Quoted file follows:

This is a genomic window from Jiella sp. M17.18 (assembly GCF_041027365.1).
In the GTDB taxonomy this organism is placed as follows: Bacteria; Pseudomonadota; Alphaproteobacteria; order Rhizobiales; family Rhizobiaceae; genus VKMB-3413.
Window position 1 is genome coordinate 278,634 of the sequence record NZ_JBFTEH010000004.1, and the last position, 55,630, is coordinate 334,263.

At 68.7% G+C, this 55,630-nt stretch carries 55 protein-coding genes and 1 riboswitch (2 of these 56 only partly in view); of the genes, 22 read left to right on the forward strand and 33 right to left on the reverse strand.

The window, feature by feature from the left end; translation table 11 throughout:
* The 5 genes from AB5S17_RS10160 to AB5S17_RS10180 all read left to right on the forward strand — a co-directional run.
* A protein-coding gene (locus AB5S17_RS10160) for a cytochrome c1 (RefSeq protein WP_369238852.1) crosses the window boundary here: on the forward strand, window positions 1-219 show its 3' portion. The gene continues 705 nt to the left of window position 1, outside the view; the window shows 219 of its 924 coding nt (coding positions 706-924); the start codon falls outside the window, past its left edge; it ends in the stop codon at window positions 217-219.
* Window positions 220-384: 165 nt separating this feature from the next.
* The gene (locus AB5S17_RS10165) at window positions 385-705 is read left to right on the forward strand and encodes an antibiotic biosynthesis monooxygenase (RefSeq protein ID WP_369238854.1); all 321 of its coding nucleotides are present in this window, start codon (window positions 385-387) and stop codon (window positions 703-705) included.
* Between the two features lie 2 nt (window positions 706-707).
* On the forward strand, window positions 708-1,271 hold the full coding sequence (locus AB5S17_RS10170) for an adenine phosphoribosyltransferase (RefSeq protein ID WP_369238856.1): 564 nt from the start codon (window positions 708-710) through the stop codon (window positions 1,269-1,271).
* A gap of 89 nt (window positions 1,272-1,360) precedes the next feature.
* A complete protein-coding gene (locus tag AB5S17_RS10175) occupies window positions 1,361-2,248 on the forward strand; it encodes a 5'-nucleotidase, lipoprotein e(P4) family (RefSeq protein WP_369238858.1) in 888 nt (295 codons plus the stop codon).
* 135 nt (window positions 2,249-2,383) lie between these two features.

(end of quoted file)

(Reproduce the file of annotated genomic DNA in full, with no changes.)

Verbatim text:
This is a genomic window from Jiella sp. M17.18 (assembly GCF_041027365.1).
In the GTDB taxonomy this organism is placed as follows: Bacteria; Pseudomonadota; Alphaproteobacteria; order Rhizobiales; family Rhizobiaceae; genus VKMB-3413.
Window position 1 is genome coordinate 278,634 of the sequence record NZ_JBFTEH010000004.1, and the last position, 55,630, is coordinate 334,263.

At 68.7% G+C, this 55,630-nt stretch carries 55 protein-coding genes and 1 riboswitch (2 of these 56 only partly in view); of the genes, 22 read left to right on the forward strand and 33 right to left on the reverse strand.

The window, feature by feature from the left end; translation table 11 throughout:
* The 5 genes from AB5S17_RS10160 to AB5S17_RS10180 all read left to right on the forward strand — a co-directional run.
* A protein-coding gene (locus AB5S17_RS10160) for a cytochrome c1 (RefSeq protein WP_369238852.1) crosses the window boundary here: on the forward strand, window positions 1-219 show its 3' portion. The gene continues 705 nt to the left of window position 1, outside the view; the window shows 219 of its 924 coding nt (coding positions 706-924); the start codon falls outside the window, past its left edge; it ends in the stop codon at window positions 217-219.
* Window positions 220-384: 165 nt separating this feature from the next.
* The gene (locus AB5S17_RS10165) at window positions 385-705 is read left to right on the forward strand and encodes an antibiotic biosynthesis monooxygenase (RefSeq protein ID WP_369238854.1); all 321 of its coding nucleotides are present in this window, start codon (window positions 385-387) and stop codon (window positions 703-705) included.
* Between the two features lie 2 nt (window positions 706-707).
* On the forward strand, window positions 708-1,271 hold the full coding sequence (locus AB5S17_RS10170) for an adenine phosphoribosyltransferase (RefSeq protein ID WP_369238856.1): 564 nt from the start codon (window positions 708-710) through the stop codon (window positions 1,269-1,271).
* A gap of 89 nt (window positions 1,272-1,360) precedes the next feature.
* A complete protein-coding gene (locus tag AB5S17_RS10175) occupies window positions 1,361-2,248 on the forward strand; it encodes a 5'-nucleotidase, lipoprotein e(P4) family (RefSeq protein WP_369238858.1) in 888 nt (295 codons plus the stop codon).
* 135 nt (window positions 2,249-2,383) lie between these two features.